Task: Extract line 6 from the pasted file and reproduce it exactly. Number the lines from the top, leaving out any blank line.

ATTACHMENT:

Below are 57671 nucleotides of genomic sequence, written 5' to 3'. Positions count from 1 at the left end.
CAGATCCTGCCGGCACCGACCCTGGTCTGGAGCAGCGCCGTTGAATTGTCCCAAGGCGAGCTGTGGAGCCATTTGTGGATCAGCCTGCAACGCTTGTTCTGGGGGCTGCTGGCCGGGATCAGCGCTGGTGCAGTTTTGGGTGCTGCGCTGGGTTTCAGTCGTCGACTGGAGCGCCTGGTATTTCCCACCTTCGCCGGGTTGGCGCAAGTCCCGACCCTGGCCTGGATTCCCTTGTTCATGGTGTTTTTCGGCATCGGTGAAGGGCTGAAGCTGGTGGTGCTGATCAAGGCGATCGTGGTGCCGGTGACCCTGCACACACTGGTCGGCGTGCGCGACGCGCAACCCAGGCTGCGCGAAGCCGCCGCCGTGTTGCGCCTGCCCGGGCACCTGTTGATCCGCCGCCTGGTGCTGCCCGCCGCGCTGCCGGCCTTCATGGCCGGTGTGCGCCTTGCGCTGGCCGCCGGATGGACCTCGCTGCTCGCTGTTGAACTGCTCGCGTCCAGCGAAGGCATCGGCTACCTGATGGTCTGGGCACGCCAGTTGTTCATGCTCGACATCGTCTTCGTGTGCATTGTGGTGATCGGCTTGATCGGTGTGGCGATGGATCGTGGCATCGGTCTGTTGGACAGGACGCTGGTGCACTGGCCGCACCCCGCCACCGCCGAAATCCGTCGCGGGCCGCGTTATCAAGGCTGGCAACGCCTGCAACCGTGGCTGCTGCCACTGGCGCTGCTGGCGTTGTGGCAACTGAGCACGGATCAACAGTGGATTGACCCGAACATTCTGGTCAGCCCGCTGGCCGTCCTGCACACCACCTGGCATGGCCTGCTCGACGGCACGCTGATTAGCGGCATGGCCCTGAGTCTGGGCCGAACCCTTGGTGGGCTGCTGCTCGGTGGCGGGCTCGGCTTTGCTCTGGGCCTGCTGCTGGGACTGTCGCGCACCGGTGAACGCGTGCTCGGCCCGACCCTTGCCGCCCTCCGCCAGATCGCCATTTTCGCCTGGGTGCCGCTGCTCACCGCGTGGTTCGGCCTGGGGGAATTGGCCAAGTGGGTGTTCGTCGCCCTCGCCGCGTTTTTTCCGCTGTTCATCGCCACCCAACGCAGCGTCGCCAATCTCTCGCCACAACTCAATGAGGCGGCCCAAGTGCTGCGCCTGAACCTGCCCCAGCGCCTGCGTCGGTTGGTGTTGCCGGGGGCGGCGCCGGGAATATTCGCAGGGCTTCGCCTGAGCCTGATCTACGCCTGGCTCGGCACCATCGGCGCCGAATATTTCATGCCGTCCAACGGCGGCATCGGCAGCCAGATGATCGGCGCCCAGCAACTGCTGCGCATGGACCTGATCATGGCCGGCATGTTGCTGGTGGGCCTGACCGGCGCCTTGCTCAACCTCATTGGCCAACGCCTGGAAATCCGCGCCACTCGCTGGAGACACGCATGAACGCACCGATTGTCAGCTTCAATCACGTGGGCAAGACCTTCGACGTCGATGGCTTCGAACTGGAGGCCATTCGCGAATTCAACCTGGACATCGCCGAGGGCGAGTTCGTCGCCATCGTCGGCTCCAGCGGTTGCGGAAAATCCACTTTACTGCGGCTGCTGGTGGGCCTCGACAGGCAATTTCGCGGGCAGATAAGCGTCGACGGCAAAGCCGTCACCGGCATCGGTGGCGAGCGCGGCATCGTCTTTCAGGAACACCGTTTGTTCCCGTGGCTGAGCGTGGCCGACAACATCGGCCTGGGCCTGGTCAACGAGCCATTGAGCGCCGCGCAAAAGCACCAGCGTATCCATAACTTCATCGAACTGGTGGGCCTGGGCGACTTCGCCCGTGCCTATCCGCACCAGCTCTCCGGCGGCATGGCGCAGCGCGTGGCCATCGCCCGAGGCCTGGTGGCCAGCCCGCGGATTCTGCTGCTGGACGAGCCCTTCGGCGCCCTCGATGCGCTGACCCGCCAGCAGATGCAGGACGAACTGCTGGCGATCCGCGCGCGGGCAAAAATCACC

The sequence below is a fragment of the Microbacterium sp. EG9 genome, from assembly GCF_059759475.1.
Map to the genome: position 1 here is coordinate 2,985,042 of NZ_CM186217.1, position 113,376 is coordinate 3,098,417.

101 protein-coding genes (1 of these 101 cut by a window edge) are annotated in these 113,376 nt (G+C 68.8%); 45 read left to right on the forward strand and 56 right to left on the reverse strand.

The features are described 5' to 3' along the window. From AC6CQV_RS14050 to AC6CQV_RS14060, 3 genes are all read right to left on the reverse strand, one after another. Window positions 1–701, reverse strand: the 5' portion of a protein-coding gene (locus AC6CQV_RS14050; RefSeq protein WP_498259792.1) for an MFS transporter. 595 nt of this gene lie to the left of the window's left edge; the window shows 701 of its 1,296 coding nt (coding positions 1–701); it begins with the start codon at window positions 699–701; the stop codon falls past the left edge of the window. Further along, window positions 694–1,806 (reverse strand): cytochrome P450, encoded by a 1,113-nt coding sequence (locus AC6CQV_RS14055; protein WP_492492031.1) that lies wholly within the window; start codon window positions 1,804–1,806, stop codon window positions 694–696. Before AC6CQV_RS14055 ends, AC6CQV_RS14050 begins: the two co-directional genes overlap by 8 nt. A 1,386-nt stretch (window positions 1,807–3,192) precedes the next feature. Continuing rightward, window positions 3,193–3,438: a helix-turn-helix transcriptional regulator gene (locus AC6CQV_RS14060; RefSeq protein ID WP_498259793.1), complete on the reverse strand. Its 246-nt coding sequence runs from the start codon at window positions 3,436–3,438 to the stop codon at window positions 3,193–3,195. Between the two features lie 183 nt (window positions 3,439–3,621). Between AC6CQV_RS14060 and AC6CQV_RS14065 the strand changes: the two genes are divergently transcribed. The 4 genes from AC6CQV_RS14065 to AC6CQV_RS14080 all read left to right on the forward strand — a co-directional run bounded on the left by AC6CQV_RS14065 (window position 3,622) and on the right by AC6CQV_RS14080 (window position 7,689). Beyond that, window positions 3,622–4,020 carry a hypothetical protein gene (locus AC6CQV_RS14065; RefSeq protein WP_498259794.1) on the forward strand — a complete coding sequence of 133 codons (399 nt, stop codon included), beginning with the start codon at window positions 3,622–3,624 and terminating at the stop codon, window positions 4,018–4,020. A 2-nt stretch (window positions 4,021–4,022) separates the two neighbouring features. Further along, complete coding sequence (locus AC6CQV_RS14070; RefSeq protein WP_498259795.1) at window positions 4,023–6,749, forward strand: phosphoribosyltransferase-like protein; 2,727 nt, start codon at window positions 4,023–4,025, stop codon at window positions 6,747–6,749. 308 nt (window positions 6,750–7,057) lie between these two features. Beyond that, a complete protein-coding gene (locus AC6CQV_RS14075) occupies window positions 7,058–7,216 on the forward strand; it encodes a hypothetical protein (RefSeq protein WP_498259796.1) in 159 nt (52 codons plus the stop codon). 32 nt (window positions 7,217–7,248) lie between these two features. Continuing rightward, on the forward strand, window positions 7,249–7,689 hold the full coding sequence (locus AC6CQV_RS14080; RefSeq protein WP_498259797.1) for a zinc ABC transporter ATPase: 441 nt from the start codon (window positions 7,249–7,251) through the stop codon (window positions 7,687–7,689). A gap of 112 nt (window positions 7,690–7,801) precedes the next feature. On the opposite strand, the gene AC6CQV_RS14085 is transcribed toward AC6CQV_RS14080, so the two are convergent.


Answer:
The features are described 5' to 3' along the window. From AC6CQV_RS14050 to AC6CQV_RS14060, 3 genes are all read right to left on the reverse strand, one after another. Window positions 1–701, reverse strand: the 5' portion of a protein-coding gene (locus AC6CQV_RS14050; RefSeq protein WP_498259792.1) for an MFS transporter. 595 nt of this gene lie to the left of the window's left edge; the window shows 701 of its 1,296 coding nt (coding positions 1–701); it begins with the start codon at window positions 699–701; the stop codon falls past the left edge of the window. Further along, window positions 694–1,806 (reverse strand): cytochrome P450, encoded by a 1,113-nt coding sequence (locus AC6CQV_RS14055; protein WP_492492031.1) that lies wholly within the window; start codon window positions 1,804–1,806, stop codon window positions 694–696. Before AC6CQV_RS14055 ends, AC6CQV_RS14050 begins: the two co-directional genes overlap by 8 nt. A 1,386-nt stretch (window positions 1,807–3,192) precedes the next feature. Continuing rightward, window positions 3,193–3,438: a helix-turn-helix transcriptional regulator gene (locus AC6CQV_RS14060; RefSeq protein ID WP_498259793.1), complete on the reverse strand. Its 246-nt coding sequence runs from the start codon at window positions 3,436–3,438 to the stop codon at window positions 3,193–3,195. Between the two features lie 183 nt (window positions 3,439–3,621). Between AC6CQV_RS14060 and AC6CQV_RS14065 the strand changes: the two genes are divergently transcribed. The 4 genes from AC6CQV_RS14065 to AC6CQV_RS14080 all read left to right on the forward strand — a co-directional run bounded on the left by AC6CQV_RS14065 (window position 3,622) and on the right by AC6CQV_RS14080 (window position 7,689). Beyond that, window positions 3,622–4,020 carry a hypothetical protein gene (locus AC6CQV_RS14065; RefSeq protein WP_498259794.1) on the forward strand — a complete coding sequence of 133 codons (399 nt, stop codon included), beginning with the start codon at window positions 3,622–3,624 and terminating at the stop codon, window positions 4,018–4,020. A 2-nt stretch (window positions 4,021–4,022) separates the two neighbouring features. Further along, complete coding sequence (locus AC6CQV_RS14070; RefSeq protein WP_498259795.1) at window positions 4,023–6,749, forward strand: phosphoribosyltransferase-like protein; 2,727 nt, start codon at window positions 4,023–4,025, stop codon at window positions 6,747–6,749. 308 nt (window positions 6,750–7,057) lie between these two features. Beyond that, a complete protein-coding gene (locus AC6CQV_RS14075) occupies window positions 7,058–7,216 on the forward strand; it encodes a hypothetical protein (RefSeq protein WP_498259796.1) in 159 nt (52 codons plus the stop codon). 32 nt (window positions 7,217–7,248) lie between these two features. Continuing rightward, on the forward strand, window positions 7,249–7,689 hold the full coding sequence (locus AC6CQV_RS14080; RefSeq protein WP_498259797.1) for a zinc ABC transporter ATPase: 441 nt from the start codon (window positions 7,249–7,251) through the stop codon (window positions 7,687–7,689). A gap of 112 nt (window positions 7,690–7,801) precedes the next feature. On the opposite strand, the gene AC6CQV_RS14085 is transcribed toward AC6CQV_RS14080, so the two are convergent.